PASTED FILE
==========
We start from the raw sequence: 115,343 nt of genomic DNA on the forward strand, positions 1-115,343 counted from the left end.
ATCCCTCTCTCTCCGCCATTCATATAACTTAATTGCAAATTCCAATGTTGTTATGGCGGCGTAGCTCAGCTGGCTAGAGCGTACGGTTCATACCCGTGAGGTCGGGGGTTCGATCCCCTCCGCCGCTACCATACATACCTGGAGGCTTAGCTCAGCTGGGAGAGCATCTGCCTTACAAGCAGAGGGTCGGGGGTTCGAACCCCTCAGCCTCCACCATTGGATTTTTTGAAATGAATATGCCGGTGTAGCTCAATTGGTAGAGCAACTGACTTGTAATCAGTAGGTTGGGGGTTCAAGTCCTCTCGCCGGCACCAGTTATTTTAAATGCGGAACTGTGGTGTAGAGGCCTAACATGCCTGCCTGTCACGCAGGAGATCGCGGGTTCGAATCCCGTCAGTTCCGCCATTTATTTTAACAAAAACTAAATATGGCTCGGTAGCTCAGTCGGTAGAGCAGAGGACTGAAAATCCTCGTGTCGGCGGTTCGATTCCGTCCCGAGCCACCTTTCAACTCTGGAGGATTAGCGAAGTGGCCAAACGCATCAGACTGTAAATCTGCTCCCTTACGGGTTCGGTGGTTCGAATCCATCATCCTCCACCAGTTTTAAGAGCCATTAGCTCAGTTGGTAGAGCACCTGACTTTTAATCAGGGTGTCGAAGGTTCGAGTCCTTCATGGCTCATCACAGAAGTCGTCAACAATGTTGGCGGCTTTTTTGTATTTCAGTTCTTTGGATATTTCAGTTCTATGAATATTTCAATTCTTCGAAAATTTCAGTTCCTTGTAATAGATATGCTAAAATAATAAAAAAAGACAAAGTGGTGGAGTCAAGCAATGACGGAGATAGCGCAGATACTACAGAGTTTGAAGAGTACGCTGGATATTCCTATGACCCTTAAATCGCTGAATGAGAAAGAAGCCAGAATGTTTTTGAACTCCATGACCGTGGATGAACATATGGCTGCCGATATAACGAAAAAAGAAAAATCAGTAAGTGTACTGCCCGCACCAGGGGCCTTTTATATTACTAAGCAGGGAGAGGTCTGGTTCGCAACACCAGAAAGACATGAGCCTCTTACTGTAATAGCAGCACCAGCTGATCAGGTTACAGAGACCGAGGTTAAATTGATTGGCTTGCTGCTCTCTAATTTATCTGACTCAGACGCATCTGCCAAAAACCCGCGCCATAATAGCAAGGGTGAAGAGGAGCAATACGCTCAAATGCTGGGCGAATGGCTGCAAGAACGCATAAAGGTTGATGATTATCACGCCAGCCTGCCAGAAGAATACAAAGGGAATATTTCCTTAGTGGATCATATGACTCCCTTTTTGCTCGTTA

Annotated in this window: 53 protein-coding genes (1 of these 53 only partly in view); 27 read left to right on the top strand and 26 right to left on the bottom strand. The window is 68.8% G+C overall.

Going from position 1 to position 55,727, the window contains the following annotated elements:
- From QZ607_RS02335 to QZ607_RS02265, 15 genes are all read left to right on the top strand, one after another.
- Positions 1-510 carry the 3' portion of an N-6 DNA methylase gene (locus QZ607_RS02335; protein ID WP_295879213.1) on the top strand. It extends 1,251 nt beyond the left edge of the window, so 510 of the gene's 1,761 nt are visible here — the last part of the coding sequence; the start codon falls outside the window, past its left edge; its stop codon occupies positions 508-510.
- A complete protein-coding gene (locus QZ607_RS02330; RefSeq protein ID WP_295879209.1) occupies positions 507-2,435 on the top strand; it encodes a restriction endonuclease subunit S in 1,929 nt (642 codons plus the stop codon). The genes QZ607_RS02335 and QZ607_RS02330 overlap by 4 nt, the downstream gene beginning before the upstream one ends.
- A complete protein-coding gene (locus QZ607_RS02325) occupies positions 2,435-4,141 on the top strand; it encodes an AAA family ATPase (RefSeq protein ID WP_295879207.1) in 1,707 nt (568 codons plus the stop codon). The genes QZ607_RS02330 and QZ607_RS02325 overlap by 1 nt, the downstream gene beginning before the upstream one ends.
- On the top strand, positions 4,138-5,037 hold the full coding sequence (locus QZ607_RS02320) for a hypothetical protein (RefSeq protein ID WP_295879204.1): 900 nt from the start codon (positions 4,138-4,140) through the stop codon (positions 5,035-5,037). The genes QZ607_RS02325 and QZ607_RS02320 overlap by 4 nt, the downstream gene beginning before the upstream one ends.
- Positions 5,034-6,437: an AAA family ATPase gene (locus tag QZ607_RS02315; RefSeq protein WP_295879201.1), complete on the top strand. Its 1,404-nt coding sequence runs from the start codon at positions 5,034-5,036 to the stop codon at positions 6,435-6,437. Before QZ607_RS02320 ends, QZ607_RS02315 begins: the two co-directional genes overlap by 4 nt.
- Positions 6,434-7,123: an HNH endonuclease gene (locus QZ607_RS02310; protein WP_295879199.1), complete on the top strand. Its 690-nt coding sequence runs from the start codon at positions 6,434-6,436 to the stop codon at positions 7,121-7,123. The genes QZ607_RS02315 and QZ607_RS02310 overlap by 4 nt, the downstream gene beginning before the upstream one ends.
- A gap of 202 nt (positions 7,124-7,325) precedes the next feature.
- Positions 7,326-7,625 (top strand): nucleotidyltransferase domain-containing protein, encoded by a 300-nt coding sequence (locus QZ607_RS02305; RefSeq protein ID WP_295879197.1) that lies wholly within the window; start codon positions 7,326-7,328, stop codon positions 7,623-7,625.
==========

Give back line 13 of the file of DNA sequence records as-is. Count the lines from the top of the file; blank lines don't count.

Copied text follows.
- Positions 7,326-7,625 (top strand): nucleotidyltransferase domain-containing protein, encoded by a 300-nt coding sequence (locus QZ607_RS02305; RefSeq protein ID WP_295879197.1) that lies wholly within the window; start codon positions 7,326-7,328, stop codon positions 7,623-7,625.